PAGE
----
For far too long, left-wing student unions have shown a cavalier disregard for the interests of mainstream students on campus. Meanwhile, we continue to line their pockets.
In the last few weeks, the National Union of Students (NUS) led climate change marches around the country, urging university students and staff to walk out of lectures to encourage action on climate change. These largely white, privately educated, upper-middle-class students who live with their parents in leafy suburbs felt so strongly about this moral crisis that they decided to spend other students’ money on a whole lot of hullabaloo, preferring to dump the responsibility of meaningful action on “society” rather than take the lead themselves.
This isn’t the first time that the NUS, this cash-obese protest machine, has hit the headlines for failing to address ordinary students’ needs.
In December, it was revealed how the student services and amenities fee (SSAF) — a mandatory $303 tax slapped on students— was being used to fuel infighting within the organisation, whose factions range from centre-left to left-of-Karl Marx. At the NUS’ most recent annual conference, delegates debated motions including “Abolish Australia Day”, “Student Politics is Very White” and “Burn Down the Colleges” and a number of other left-wing lunacies — all paid for by mainstream students whom the NUS claims to represent.
The influence of student unions is, however, not being countered from the lecture platform and the classroom. A history student at the University of Melbourne recently revealed to The Australian “lecturers seem more concerned with approaching their analysis of history from Marxist perspectives [than with the facts]”. The widespread reliance on Marxist concepts of class, equality and power and the creeping influence of identity politics in the classroom shows that even the academic teaching material is so predisposed to left-wing bias.
Once bastions of free thought, universities are now asylums for lily-livered lefties who seek to censor those who shun their orthodoxy. Take the Melbourne University Student Union’s Radical Education Week, which whipped up a media storm a few months ago. Representatives of the student union, it was reported, suggested in one of these workshops that “white males” and “students who look like Liberal voters” should be banned from speaking in tutorials).
The censorship and demonisation of conservative students on campus is part and parcel of a culture of hate that festers in our universities, fostered by student unions.
Student unions claim to represent all fee-paying students without fear or favour. If this is the case, then why did the Melbourne University Student Union’s official magazine, Farrago, publish a kill list last year targeting conservative students? For all their talk, their readiness to publish such an article — using our SSAF money — promoting violence towards mainstream conservatives speaks volumes. If the left wish to print vitriol of this kind, let them do so on their own dime.
It is a sad indictment on the state of our universities that a small but vocal minority have been able to chip away at our fundamental freedoms on campus with little consequence. So it’s time we did something about the SSAF, that $303 student tax, which has helped cement the left’s stranglehold on campus freedom.
In twenty-first century Australia, compulsory unionism is illegal everywhere save for our universities. It is mind-boggling that students are forced to pay this fee if they want to complete their degree, regardless of their actual need for the provided services, or their income. It violates our basic freedom of association.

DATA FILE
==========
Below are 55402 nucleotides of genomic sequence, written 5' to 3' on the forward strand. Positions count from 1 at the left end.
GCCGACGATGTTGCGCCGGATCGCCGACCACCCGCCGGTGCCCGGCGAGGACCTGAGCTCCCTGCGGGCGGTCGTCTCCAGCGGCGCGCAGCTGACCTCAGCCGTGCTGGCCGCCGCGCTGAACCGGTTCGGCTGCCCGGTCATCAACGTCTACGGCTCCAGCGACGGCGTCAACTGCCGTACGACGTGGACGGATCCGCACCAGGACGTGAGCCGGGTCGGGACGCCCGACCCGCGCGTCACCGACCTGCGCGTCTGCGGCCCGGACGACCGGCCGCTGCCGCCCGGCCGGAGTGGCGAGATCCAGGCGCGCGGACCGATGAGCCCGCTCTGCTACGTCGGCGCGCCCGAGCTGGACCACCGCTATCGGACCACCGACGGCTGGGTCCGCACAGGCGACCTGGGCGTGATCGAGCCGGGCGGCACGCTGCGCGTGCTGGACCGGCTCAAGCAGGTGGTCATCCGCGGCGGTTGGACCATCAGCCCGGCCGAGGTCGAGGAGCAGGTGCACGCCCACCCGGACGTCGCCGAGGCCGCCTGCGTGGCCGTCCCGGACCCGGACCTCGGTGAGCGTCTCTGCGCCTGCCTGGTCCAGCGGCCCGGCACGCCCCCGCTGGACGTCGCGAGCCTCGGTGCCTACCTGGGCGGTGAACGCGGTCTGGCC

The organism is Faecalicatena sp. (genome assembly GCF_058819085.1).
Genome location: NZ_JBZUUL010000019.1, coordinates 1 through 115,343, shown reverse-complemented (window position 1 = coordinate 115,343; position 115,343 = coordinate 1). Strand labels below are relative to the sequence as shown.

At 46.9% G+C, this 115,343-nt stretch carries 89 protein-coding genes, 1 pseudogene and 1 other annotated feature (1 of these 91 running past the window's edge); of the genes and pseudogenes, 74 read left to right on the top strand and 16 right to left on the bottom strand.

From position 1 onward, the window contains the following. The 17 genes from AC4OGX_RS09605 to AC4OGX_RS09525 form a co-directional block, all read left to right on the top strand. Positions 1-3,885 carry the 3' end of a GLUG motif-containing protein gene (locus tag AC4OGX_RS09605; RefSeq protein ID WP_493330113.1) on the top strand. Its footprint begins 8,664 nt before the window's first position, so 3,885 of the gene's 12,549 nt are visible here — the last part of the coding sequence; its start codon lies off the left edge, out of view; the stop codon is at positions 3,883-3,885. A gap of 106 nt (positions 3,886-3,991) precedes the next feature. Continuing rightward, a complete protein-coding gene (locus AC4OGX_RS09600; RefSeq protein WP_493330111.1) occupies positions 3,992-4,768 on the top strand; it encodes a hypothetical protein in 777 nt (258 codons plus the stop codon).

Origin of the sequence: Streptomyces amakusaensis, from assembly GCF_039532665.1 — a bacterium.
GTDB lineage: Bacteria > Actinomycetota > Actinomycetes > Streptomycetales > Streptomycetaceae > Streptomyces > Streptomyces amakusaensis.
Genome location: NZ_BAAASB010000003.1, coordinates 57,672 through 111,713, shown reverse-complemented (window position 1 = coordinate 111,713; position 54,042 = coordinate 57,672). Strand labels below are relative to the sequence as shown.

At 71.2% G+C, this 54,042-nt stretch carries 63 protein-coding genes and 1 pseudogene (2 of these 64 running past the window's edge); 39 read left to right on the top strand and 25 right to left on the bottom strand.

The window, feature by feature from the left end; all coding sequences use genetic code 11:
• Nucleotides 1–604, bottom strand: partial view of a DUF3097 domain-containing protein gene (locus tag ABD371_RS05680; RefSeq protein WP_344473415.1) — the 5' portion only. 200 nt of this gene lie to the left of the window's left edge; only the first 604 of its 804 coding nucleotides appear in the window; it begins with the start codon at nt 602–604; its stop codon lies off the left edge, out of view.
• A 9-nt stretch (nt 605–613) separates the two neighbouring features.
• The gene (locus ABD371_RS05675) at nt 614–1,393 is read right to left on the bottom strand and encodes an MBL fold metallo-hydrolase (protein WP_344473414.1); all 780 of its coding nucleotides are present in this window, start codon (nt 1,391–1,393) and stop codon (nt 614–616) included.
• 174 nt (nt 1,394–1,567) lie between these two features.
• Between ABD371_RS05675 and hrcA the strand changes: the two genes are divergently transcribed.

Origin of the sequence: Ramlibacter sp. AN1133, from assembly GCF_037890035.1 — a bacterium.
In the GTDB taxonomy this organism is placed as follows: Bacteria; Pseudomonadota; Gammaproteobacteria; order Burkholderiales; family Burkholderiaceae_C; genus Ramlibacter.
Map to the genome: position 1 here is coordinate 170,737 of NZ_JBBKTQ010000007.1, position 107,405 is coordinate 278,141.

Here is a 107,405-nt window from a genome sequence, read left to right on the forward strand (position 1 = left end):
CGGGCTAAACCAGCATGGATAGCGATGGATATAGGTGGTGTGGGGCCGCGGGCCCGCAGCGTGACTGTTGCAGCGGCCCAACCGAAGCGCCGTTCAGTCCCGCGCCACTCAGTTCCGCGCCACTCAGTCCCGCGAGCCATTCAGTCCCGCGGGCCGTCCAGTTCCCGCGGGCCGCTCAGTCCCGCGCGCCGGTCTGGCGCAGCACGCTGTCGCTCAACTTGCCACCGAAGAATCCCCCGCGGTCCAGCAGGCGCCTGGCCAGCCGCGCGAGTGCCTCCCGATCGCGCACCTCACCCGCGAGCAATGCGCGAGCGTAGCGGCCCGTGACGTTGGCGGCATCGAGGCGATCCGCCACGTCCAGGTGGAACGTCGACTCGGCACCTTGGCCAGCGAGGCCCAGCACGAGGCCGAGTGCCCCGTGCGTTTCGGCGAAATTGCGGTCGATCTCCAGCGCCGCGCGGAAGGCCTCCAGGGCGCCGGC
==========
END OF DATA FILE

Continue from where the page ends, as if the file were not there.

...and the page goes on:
The argument for voluntary unionism is straightforward: students should be able to choose not to contribute to student organisations, particularly if those organisations — especially the far-left student unions — are aligned with political causes they do not support.
The wannabe student politicians who occupy our universities’ student unions argue that the SSAF provides value to students by funding a range of services on campus. This could not be further from the truth. The reality is that many of these services could be provided in a cost-effective way under a system of voluntary membership. Revenue for the student union is currently guaranteed regardless of the quality of services it provides. As a result, it is not responsive to demand given there is little incentive for improvement. Axing the student tax would empower us to exercise free choice in the goods and services we access, therefore delivering a responsive, high-quality and efficient mix of services on campus.
Promisingly, Dan Tehan, the Federal Education Minister, has vowed to reform the higher education sector to better protect free speech and academic freedom on campus. This must mean an end to compulsory unionism and the SSAF and the restoration of freedom of association for all students. The parliamentary arithmetic means this can now be a reality.
Compulsory unionism for students is unnatural, artificial, and fails to protect the interests of mainstream students. We must give students the tools they need to support themselves in this critical stage in life — not only financially, by abolishing the unfair student tax, but also intellectually, by promoting the free and fair exchange of views on campus. Only by engaging in the battle of ideas and discussing complex ideas with an open mind will students thrive and realise their potential.
The left have, for far too long, shut down debate and vilified mainstream students on campus. They have carried out a quiet assault on freedom while we continue to foot the bill. It is time to take their trough away and axe the SSAF.
Chris Kounelis is Chair of the Victorian Liberal Students’ Association.
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